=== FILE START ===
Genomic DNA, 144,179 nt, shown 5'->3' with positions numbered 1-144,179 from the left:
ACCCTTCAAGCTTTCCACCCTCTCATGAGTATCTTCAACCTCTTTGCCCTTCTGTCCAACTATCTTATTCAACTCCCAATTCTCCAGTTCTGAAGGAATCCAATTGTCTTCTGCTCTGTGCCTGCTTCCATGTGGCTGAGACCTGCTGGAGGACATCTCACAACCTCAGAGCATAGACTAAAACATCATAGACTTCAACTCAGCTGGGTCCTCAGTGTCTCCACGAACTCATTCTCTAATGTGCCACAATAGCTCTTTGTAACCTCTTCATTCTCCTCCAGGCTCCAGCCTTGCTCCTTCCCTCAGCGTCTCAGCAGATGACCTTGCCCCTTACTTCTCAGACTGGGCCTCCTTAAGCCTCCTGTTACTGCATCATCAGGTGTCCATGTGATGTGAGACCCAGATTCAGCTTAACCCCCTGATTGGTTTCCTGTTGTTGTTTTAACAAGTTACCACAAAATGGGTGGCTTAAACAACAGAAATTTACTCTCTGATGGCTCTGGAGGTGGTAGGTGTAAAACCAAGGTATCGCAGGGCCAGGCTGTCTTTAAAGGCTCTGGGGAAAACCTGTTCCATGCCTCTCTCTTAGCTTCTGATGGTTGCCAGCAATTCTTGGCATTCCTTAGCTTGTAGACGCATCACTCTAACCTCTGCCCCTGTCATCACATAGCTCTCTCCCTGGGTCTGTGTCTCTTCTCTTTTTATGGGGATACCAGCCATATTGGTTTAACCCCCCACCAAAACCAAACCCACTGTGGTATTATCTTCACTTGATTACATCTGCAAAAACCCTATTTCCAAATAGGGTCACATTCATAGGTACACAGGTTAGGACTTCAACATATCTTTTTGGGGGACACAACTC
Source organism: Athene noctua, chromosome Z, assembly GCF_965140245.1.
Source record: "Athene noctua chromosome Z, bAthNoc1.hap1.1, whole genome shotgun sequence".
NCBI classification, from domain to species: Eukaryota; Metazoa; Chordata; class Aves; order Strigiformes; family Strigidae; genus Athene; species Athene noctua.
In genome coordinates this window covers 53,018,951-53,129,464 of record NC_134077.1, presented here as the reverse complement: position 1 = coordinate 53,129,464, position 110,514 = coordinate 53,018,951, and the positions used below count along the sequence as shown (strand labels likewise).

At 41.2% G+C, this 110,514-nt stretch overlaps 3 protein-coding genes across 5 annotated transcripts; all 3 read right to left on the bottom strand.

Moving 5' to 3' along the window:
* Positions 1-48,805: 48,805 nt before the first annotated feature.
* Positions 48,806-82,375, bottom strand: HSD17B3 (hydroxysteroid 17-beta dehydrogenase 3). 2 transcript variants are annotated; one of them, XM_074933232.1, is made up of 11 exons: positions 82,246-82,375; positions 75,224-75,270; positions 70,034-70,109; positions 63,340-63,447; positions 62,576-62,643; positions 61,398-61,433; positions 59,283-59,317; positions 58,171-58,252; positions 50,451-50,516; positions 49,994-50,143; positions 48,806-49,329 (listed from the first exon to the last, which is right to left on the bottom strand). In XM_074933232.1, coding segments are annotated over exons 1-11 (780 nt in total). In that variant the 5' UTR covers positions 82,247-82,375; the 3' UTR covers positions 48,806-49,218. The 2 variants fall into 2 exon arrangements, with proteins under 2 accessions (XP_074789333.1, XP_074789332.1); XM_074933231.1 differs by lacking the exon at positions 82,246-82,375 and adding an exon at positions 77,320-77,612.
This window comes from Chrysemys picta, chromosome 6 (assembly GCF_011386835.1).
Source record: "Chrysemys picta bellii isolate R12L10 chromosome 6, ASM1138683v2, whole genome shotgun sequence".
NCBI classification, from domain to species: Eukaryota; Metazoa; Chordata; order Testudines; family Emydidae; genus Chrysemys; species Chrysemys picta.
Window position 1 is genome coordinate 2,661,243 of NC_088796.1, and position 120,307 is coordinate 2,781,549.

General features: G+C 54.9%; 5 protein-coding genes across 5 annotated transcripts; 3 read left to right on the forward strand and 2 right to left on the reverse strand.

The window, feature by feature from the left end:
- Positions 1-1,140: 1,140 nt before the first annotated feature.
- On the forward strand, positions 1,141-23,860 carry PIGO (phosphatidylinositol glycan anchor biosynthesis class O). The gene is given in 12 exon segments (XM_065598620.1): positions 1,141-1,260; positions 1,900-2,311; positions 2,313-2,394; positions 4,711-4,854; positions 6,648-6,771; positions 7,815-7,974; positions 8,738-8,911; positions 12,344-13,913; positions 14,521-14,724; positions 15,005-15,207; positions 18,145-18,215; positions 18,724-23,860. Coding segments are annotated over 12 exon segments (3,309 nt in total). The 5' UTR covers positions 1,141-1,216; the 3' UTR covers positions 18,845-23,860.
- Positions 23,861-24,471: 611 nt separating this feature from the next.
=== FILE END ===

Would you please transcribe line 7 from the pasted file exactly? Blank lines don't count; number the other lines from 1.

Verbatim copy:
At 41.2% G+C, this 110,514-nt stretch overlaps 3 protein-coding genes across 5 annotated transcripts; all 3 read right to left on the bottom strand.